IOWA CITY – Greg Mabin might not have been on the field this spring, but the Iowa cornerback’s mind was in the middle of the action as the Hawkeyes worked through offseason practices.

“It allowed me to look at things from a different perspective,’’ said Mabin, preparing for his third season as a starter in the Iowa secondary.

Mabin had the time after undergoing surgery to repair a damaged labrum, the result of a lingering shoulder issue that started with a dislocation during his junior year of high school.

In the years since, the pain would come and go to varying degrees and after Iowa’s Rose Bowl game, Mabin opted to have it operated on.

That kept him in a sling and out of action as this spring.

He kept in shape initially on an exercise bicycle, then returned to running once his shoulder stabilized. In the weeks since, he has been able to return to a normal routine in the weight room.

“It’s going to be 100 percent. I’m way ahead of schedule from what they expected,’’ Mabin said. “It’s like I’ve been telling everyone. This is the best it’s felt since high school.’’

Mabin said the timing seemed to right to have the issue addressed.

“The medical people felt it was something that probably needed to be taken care of and as I’m getting ready for my senior year, I want to go in ready and at 100 percent,’’ Mabin said.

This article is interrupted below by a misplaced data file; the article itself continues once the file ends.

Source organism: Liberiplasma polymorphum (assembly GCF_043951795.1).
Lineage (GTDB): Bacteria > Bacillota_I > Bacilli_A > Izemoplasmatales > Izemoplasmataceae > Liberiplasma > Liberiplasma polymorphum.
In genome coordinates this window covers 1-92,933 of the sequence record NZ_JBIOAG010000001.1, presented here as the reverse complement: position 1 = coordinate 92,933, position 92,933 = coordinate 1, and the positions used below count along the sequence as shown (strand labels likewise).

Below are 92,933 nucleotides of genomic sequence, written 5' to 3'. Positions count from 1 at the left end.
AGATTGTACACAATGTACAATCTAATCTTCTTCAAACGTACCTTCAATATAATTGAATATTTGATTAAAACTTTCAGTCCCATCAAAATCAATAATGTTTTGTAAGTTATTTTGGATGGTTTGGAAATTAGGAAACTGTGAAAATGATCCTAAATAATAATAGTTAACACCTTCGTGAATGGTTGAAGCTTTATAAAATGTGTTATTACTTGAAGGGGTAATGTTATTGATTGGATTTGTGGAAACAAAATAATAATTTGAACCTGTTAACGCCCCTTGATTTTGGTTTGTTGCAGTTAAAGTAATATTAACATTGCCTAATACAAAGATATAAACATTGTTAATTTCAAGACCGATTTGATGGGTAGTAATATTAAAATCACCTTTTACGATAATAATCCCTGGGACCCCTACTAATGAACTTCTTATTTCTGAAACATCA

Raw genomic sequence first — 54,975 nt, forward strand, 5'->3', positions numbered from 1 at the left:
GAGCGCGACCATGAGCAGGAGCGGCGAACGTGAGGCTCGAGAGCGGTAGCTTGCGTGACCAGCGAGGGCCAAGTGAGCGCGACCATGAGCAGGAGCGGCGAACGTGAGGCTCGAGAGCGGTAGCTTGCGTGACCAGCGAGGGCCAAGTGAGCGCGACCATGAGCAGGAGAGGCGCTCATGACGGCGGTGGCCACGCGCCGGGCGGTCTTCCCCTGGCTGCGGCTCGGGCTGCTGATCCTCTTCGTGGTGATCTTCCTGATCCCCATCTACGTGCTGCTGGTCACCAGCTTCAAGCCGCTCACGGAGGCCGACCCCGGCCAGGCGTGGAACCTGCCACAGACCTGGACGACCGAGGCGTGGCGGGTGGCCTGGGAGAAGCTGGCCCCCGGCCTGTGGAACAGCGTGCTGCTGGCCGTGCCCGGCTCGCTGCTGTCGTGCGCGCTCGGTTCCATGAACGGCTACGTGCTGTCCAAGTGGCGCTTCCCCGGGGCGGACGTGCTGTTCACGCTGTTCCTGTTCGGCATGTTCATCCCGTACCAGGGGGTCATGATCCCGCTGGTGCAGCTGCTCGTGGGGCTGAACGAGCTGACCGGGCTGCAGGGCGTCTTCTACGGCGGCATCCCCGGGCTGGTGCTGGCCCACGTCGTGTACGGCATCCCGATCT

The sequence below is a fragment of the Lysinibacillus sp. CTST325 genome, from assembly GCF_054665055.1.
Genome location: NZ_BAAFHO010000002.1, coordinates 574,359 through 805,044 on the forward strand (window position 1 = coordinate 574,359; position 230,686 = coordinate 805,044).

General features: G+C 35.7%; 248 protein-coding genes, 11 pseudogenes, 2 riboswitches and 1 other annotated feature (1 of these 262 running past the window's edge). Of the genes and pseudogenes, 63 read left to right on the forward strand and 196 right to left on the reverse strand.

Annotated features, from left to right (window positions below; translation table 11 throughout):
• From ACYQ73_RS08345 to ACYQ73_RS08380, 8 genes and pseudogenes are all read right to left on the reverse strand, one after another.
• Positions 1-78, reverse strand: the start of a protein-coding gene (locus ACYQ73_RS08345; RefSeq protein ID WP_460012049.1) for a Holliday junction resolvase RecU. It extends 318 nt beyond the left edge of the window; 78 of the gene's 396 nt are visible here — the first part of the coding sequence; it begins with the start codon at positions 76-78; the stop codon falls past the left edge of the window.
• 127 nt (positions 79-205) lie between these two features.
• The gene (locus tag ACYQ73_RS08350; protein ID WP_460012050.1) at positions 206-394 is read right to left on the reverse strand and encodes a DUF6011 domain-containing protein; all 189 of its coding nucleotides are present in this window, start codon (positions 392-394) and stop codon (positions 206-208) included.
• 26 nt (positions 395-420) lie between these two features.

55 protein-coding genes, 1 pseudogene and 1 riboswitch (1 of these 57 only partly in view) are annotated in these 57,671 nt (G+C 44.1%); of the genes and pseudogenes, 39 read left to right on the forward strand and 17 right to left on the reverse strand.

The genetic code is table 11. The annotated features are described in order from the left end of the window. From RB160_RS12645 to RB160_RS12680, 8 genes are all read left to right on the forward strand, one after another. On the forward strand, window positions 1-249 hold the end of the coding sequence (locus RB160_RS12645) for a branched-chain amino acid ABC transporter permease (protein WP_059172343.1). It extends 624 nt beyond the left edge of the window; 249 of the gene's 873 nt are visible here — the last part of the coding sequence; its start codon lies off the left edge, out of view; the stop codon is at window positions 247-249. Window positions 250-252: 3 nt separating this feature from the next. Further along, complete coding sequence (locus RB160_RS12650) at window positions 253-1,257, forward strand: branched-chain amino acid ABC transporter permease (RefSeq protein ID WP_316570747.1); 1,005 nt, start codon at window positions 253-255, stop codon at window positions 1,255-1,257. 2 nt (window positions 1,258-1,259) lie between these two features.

Iowa coach Kirk Ferentz senses that as well.

“It stinks being on the sidelines and watching your teammates,’’ Ferentz said. “I think he’s anxious to get started. He’s got all the tools. He’s got a good attitude. It’s just a matter of him working to keep improving.’’

Mabin believes he is better prepared to accomplish that in part because of what he was able to do during the spring.

He watched hours of tape.

He spent time watching himself on tape. He spent time watching how others around him play and react.

And, he spent time searching for tendencies in the games of the wide receivers Iowa will face during the upcoming season.

“In this game, you look for any edge you can get, just one little thing that might make a difference,’’ Mabin said.

He believes that difference might be found in the way he has used his time in recent months.

“I feel a lot more confident now from a mental aspect,’’ Mabin said. “I am a lot more confident from a physical aspect because I don’t have to worry about my shoulder doing a certain move and worrying about whether it was going to hold up or not.’’

Mabin expects to be tested.

That’s nothing new. With 2015 Jim Thorpe Award winner Desmond King returning, Mabin knows opposing teams will target his side of the field more rather than throw in the direction of a player honored as the best defensive back in college football last season.

“If I were other teams, I’d throw my way, too,’’ said Mabin, who finished intercepted two passes and broke up eight more a year ago in addition to recording 54 tackles. “I see it as a challenge and that is something I have to be ready to step up. I’m a third-year starter and I know what I can do and what I need to do. It’s time to go out and get it done.’’

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